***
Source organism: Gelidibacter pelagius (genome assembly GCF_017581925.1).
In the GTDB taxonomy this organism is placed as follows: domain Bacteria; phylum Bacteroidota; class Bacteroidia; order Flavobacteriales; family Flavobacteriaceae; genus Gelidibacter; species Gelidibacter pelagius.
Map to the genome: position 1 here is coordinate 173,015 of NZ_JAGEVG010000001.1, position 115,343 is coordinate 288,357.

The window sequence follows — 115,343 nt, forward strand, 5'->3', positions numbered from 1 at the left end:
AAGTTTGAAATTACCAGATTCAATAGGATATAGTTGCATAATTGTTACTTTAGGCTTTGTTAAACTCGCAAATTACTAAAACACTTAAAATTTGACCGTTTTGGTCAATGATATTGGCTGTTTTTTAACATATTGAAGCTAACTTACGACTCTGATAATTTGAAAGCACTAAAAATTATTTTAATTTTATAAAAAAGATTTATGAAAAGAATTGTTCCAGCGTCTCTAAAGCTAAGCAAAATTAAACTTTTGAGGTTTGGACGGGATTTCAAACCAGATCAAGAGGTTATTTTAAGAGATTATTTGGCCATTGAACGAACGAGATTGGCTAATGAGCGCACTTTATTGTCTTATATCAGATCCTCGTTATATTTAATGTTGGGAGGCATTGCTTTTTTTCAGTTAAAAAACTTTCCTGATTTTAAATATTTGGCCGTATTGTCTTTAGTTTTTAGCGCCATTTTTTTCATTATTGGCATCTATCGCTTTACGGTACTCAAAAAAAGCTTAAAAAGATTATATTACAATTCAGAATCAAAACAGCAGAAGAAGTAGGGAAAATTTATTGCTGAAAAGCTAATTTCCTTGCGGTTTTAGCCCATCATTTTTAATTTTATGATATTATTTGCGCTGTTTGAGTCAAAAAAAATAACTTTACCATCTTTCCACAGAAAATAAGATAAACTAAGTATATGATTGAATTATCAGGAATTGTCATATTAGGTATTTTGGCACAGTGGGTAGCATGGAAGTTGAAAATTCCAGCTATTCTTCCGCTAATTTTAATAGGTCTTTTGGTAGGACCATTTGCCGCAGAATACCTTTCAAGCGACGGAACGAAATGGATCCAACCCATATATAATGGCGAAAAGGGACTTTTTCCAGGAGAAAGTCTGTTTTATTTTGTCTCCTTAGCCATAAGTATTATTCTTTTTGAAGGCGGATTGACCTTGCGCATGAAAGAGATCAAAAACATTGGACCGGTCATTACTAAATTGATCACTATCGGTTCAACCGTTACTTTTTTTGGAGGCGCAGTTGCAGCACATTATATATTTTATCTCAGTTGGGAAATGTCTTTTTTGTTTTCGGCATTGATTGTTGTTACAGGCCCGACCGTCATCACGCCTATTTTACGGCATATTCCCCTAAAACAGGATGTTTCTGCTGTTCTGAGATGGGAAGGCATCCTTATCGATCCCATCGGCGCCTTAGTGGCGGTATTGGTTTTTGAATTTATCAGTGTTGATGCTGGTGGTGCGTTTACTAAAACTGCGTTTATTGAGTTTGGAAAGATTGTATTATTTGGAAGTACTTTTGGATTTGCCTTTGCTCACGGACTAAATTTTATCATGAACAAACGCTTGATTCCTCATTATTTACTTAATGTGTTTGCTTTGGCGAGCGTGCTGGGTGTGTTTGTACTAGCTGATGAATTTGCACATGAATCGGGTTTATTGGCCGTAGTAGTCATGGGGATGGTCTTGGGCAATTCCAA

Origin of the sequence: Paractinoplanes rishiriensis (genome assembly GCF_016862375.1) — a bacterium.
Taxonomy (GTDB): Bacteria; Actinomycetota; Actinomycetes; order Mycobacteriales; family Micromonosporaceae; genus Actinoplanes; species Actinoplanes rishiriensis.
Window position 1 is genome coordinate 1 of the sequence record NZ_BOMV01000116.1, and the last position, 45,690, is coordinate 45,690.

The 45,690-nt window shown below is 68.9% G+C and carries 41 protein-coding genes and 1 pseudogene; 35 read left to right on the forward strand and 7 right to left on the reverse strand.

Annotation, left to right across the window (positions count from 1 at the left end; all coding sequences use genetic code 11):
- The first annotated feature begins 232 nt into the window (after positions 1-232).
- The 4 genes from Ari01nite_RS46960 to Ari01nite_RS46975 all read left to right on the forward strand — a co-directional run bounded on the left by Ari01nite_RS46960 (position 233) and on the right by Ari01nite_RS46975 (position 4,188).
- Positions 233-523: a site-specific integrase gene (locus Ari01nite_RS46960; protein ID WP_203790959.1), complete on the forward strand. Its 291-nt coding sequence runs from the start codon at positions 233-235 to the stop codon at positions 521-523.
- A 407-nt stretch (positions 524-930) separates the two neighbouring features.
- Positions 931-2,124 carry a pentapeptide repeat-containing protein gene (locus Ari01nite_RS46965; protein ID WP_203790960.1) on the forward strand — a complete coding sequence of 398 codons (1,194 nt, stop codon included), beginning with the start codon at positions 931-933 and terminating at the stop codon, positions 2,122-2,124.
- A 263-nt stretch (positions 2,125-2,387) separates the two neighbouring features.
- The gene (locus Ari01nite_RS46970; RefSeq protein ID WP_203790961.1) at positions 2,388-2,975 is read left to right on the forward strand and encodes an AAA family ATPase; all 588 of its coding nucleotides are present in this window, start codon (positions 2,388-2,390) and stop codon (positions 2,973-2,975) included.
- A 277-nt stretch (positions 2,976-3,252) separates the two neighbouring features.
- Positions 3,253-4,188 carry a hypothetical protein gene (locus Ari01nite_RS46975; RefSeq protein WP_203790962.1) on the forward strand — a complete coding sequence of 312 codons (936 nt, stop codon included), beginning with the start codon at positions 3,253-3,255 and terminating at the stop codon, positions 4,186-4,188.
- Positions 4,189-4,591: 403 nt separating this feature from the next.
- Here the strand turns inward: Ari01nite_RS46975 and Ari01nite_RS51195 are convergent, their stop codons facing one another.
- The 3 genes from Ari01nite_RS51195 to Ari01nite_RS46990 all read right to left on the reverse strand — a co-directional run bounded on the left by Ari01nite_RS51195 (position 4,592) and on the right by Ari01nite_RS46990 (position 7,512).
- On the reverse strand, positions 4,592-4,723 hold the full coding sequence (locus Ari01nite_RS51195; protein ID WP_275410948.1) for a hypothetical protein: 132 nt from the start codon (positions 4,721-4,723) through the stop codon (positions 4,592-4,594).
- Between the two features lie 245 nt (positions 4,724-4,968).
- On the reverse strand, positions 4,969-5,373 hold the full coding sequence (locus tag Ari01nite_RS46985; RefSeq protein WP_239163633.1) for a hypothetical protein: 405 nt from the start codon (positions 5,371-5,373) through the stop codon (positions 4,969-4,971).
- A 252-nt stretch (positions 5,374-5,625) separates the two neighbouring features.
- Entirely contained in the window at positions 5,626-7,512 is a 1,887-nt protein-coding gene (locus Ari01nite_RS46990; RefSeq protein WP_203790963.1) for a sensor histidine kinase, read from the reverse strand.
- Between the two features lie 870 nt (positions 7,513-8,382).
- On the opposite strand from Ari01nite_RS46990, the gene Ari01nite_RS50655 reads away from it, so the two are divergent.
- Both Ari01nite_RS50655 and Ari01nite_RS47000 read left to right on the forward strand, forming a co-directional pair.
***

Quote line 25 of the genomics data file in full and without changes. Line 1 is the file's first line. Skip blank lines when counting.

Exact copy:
- On the reverse strand, positions 4,969-5,373 hold the full coding sequence (locus tag Ari01nite_RS46985; RefSeq protein WP_239163633.1) for a hypothetical protein: 405 nt from the start codon (positions 5,371-5,373) through the stop codon (positions 4,969-4,971).